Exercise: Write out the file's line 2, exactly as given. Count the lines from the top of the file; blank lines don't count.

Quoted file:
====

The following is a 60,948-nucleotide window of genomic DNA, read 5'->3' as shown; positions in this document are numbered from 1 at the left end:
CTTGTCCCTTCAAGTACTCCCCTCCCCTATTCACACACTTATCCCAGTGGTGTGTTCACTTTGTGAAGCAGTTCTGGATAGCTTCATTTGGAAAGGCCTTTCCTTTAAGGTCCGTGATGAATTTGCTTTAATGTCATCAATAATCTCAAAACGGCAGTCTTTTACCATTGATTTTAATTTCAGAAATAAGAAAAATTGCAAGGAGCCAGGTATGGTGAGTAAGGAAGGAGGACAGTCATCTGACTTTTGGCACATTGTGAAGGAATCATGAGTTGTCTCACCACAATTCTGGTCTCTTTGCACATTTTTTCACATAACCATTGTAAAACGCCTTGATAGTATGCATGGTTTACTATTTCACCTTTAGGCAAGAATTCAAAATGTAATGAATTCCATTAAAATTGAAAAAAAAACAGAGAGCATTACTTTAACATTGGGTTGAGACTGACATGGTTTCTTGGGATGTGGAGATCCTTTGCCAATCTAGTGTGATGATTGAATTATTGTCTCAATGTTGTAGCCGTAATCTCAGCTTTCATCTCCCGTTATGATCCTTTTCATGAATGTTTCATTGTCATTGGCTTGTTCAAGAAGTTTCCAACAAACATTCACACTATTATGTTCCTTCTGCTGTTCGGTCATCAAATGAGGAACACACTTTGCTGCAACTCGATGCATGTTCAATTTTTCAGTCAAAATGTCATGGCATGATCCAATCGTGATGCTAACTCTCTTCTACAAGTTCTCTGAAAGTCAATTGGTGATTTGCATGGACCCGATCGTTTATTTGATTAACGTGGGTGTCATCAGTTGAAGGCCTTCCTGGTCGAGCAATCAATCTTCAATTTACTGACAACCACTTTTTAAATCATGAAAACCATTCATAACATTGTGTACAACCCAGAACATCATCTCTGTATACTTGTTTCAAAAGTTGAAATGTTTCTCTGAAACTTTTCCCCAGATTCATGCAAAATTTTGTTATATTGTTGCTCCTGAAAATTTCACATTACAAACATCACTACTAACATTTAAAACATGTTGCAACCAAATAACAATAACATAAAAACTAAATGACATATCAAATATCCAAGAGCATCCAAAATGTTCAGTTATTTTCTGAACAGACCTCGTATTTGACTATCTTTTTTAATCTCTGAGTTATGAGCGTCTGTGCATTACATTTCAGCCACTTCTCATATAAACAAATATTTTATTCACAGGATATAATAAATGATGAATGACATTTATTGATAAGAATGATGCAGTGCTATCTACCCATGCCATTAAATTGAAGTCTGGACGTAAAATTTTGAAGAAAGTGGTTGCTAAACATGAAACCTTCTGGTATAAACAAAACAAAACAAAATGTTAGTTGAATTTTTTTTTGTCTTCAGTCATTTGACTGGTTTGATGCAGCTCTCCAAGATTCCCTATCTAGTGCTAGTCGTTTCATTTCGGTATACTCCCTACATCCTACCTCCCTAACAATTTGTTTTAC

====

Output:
CTTGTCCCTTCAAGTACTCCCCTCCCCTATTCACACACTTATCCCAGTGGTGTGTTCACTTTGTGAAGCAGTTCTGGATAGCTTCATTTGGAAAGGCCTTTCCTTTAAGGTCCGTGATGAATTTGCTTTAATGTCATCAATAATCTCAAAACGGCAGTCTTTTACCATTGATTTTAATTTCAGAAATAAGAAAAATTGCAAGGAGCCAGGTATGGTGAGTAAGGAAGGAGGACAGTCATCTGACTTTTGGCACATTGTGAAGGAATCATGAGTTGTCTCACCACAATTCTGGTCTCTTTGCACATTTTTTCACATAACCATTGTAAAACGCCTTGATAGTATGCATGGTTTACTATTTCACCTTTAGGCAAGAATTCAAAATGTAATGAATTCCATTAAAATTGAAAAAAAAACAGAGAGCATTACTTTAACATTGGGTTGAGACTGACATGGTTTCTTGGGATGTGGAGATCCTTTGCCAATCTAGTGTGATGATTGAATTATTGTCTCAATGTTGTAGCCGTAATCTCAGCTTTCATCTCCCGTTATGATCCTTTTCATGAATGTTTCATTGTCATTGGCTTGTTCAAGAAGTTTCCAACAAACATTCACACTATTATGTTCCTTCTGCTGTTCGGTCATCAAATGAGGAACACACTTTGCTGCAACTCGATGCATGTTCAATTTTTCAGTCAAAATGTCATGGCATGATCCAATCGTGATGCTAACTCTCTTCTACAAGTTCTCTGAAAGTCAATTGGTGATTTGCATGGACCCGATCGTTTATTTGATTAACGTGGGTGTCATCAGTTGAAGGCCTTCCTGGTCGAGCAATCAATCTTCAATTTACTGACAACCACTTTTTAAATCATGAAAACCATTCATAACATTGTGTACAACCCAGAACATCATCTCTGTATACTTGTTTCAAAAGTTGAAATGTTTCTCTGAAACTTTTCCCCAGATTCATGCAAAATTTTGTTATATTGTTGCTCCTGAAAATTTCACATTACAAACATCACTACTAACATTTAAAACATGTTGCAACCAAATAACAATAACATAAAAACTAAATGACATATCAAATATCCAAGAGCATCCAAAATGTTCAGTTATTTTCTGAACAGACCTCGTATTTGACTATCTTTTTTAATCTCTGAGTTATGAGCGTCTGTGCATTACATTTCAGCCACTTCTCATATAAACAAATATTTTATTCACAGGATATAATAAATGATGAATGACATTTATTGATAAGAATGATGCAGTGCTATCTACCCATGCCATTAAATTGAAGTCTGGACGTAAAATTTTGAAGAAAGTGGTTGCTAAACATGAAACCTTCTGGTATAAACAAAACAAAACAAAATGTTAGTTGAATTTTTTTTTGTCTTCAGTCATTTGACTGGTTTGATGCAGCTCTCCAAGATTCCCTATCTAGTGCTAGTCGTTTCATTTCGGTATACTCCCTACATCCTACCTCCCTAACAATTTGTTTTAC